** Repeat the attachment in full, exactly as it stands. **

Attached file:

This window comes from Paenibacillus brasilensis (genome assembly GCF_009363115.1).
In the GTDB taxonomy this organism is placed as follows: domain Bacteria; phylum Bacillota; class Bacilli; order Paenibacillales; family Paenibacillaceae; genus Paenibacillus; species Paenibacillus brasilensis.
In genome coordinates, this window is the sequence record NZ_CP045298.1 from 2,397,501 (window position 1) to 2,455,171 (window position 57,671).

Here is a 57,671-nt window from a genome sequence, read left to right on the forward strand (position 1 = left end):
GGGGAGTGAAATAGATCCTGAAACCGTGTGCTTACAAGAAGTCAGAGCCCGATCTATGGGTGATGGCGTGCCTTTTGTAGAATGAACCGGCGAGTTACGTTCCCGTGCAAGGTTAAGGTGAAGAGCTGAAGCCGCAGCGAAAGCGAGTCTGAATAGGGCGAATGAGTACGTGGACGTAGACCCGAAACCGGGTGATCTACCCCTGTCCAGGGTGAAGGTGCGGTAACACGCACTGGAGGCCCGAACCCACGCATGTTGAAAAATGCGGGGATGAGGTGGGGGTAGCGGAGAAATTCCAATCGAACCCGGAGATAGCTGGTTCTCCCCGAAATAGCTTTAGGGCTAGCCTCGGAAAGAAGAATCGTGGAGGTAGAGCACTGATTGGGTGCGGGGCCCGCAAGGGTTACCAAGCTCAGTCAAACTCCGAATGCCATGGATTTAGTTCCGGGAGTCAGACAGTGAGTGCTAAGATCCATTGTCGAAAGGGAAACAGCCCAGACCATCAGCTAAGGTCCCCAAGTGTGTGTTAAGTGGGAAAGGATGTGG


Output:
This window comes from Paenibacillus brasilensis (genome assembly GCF_009363115.1).
In the GTDB taxonomy this organism is placed as follows: domain Bacteria; phylum Bacillota; class Bacilli; order Paenibacillales; family Paenibacillaceae; genus Paenibacillus; species Paenibacillus brasilensis.
In genome coordinates, this window is the sequence record NZ_CP045298.1 from 2,397,501 (window position 1) to 2,455,171 (window position 57,671).

Here is a 57,671-nt window from a genome sequence, read left to right on the forward strand (position 1 = left end):
GGGGAGTGAAATAGATCCTGAAACCGTGTGCTTACAAGAAGTCAGAGCCCGATCTATGGGTGATGGCGTGCCTTTTGTAGAATGAACCGGCGAGTTACGTTCCCGTGCAAGGTTAAGGTGAAGAGCTGAAGCCGCAGCGAAAGCGAGTCTGAATAGGGCGAATGAGTACGTGGACGTAGACCCGAAACCGGGTGATCTACCCCTGTCCAGGGTGAAGGTGCGGTAACACGCACTGGAGGCCCGAACCCACGCATGTTGAAAAATGCGGGGATGAGGTGGGGGTAGCGGAGAAATTCCAATCGAACCCGGAGATAGCTGGTTCTCCCCGAAATAGCTTTAGGGCTAGCCTCGGAAAGAAGAATCGTGGAGGTAGAGCACTGATTGGGTGCGGGGCCCGCAAGGGTTACCAAGCTCAGTCAAACTCCGAATGCCATGGATTTAGTTCCGGGAGTCAGACAGTGAGTGCTAAGATCCATTGTCGAAAGGGAAACAGCCCAGACCATCAGCTAAGGTCCCCAAGTGTGTGTTAAGTGGGAAAGGATGTGG